KitaKyushu Museum of Natural History and Human History, 2014. （北九州市立自然史・歴史博物館)
Reviewed by Maumita Banerjee (Waseda University, HYI Visiting Fellow)
Tatsuichi Horikiri’s monograph is a poignant work about the lives of rural Japanese focusing mainly on Meiji (1868-1912), Taisho (1912-1926) and Showa (1926-1989) periods. The book is part of a three-volume series. As part of the research, Horikiri collected around 3,500 pieces of clothing. Out of the total collection, this book includes over 500 items each of which comes with a description and a color photograph. The description includes details not just about the material but also regarding the person who wore it, highlighting his or her socio-economic conditions. The information was collected through oral interviews. The items collected are not restricted to age or gender.
It is intriguing to note that the author decided on the title, ‘Rags’ (襤褸) for his book. In the introduction, Horikiri mentioned that there were occasions when his collection in the Kita Kyushu museum was referred to disparagingly as “scrap” (p.5). Far from that, the work is an example of meticulous academic scholarship. Horikiri’s belief that clothes have a heart made him beautifully capture the lived experiences of common people through the discarded clothes of the past.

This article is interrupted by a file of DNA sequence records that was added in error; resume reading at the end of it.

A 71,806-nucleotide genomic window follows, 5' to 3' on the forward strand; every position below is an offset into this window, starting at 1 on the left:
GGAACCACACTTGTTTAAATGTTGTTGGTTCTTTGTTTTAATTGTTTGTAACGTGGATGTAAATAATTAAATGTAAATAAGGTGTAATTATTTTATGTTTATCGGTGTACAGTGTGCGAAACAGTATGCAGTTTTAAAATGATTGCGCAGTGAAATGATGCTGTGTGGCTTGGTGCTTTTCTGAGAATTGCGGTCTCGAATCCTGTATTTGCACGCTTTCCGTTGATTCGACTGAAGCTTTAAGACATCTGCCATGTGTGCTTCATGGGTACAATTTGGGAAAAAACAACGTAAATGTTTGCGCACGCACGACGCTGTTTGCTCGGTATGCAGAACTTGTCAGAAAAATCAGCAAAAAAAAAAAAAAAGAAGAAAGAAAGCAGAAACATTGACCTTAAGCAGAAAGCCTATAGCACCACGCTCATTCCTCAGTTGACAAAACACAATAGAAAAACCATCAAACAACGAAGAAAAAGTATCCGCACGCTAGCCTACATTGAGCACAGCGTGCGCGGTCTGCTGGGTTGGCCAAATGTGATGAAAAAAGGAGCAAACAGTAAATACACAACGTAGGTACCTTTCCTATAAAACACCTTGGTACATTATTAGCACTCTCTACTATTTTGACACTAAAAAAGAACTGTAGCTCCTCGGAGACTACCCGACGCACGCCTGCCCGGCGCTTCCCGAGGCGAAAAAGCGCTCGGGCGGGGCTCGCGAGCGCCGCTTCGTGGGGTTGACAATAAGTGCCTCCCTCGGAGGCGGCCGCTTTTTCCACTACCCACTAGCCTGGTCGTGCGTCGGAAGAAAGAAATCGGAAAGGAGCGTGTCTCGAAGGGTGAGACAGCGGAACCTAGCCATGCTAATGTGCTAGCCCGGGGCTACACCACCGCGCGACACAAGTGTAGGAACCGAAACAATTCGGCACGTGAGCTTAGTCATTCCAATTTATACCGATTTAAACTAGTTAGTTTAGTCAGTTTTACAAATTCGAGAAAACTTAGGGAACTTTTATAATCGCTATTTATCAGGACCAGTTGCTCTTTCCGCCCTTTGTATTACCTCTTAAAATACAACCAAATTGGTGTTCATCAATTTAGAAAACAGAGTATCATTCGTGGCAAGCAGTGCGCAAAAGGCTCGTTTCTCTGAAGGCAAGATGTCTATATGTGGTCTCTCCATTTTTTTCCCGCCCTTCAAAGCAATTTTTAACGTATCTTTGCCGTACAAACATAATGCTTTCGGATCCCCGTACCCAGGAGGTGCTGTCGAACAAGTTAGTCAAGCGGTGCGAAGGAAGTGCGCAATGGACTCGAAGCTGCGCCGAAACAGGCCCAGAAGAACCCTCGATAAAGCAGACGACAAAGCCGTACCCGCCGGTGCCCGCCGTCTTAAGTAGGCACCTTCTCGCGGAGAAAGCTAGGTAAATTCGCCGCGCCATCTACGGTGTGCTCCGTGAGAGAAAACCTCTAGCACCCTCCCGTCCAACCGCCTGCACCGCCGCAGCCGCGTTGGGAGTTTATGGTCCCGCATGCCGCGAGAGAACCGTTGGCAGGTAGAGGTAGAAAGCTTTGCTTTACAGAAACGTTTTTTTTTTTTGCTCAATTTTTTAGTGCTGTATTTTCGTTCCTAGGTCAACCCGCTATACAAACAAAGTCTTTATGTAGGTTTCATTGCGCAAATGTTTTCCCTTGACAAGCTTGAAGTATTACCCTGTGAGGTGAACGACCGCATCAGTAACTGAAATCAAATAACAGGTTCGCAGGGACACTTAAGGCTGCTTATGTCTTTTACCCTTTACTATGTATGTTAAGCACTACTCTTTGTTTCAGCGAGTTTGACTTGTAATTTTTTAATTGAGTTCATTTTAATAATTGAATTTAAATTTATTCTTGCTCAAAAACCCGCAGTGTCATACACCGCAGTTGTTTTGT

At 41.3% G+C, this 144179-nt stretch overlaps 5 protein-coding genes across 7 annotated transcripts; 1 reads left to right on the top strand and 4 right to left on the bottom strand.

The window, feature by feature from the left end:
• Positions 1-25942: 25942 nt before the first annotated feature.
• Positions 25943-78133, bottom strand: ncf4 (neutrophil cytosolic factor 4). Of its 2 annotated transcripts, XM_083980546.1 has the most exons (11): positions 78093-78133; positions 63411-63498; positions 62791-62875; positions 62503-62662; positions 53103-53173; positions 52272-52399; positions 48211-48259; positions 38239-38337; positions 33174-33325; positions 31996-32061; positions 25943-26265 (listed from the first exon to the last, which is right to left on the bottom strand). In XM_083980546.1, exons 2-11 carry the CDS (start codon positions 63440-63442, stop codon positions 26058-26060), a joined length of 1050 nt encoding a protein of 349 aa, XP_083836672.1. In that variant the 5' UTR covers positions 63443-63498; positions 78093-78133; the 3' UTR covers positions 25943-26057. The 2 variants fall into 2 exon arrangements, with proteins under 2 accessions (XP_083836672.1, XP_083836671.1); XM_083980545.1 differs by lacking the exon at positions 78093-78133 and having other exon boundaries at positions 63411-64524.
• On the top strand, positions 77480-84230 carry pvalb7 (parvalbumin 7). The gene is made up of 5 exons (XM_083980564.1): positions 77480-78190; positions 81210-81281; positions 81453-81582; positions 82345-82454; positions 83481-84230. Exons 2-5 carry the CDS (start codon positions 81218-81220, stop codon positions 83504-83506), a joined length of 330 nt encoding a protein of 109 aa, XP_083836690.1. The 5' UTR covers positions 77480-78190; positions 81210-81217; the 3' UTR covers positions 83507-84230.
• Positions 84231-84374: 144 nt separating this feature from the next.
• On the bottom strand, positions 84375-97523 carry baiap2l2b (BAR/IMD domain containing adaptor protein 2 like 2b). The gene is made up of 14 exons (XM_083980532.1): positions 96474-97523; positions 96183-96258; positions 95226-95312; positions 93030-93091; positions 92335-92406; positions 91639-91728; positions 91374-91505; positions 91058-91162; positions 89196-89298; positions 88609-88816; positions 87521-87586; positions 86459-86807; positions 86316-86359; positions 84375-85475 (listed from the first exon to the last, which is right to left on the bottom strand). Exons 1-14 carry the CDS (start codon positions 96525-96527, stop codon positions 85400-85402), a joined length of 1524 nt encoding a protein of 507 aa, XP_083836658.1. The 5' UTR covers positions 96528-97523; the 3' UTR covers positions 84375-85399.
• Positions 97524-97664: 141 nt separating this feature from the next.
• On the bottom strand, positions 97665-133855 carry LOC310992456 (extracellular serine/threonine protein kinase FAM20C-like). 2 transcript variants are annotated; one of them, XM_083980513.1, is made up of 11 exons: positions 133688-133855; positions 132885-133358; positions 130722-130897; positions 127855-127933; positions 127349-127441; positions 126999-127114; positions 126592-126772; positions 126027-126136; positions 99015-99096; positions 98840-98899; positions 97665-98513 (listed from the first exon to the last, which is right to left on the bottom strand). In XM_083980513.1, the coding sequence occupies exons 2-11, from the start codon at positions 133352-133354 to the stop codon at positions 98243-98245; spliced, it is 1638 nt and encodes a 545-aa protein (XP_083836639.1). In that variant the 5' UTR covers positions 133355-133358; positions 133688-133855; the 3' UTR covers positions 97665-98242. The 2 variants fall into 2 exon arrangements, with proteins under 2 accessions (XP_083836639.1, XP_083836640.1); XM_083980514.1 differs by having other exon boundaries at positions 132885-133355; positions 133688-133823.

The author of the book is not a historian by training (p.6). Due to this, while doing his research or writing the book, he was not necessarily constrained by the restrictions of the discipline. For instance, the whole book is divided into only two sections titled festive clothes (晴着) and outdoor clothes (外出着) and items are not arranged chronologically. If the same work was pursued by a historian, perhaps the writing style would have been a little different. Horikiri’s style does not undermine the value of the book in any way. The wide range of examples followed by a detailed explanation perfectly capture the mood of everyday life in Japan. Each clothing item presented is capable of telling a unique story and creates powerful visual imagery of nameless people from the past. For instance, through the example of a woman’s skirt (numbered 598, p.105) from the 1950s, Horikiri made a fascinating connection of the style to the emergence of the word (romantic) “date” (デート) within the Japanese language.
The book is a nuanced work which resulted from painstaking research spanning many years. The study will be of interest to students particularly of social history. This kind of approach to retrieve the past of the non-elites through both material culture and oral history is capable of yielding exceptional results. It would be worth translating the whole series for a bigger audience who would greatly benefit from the scholarship.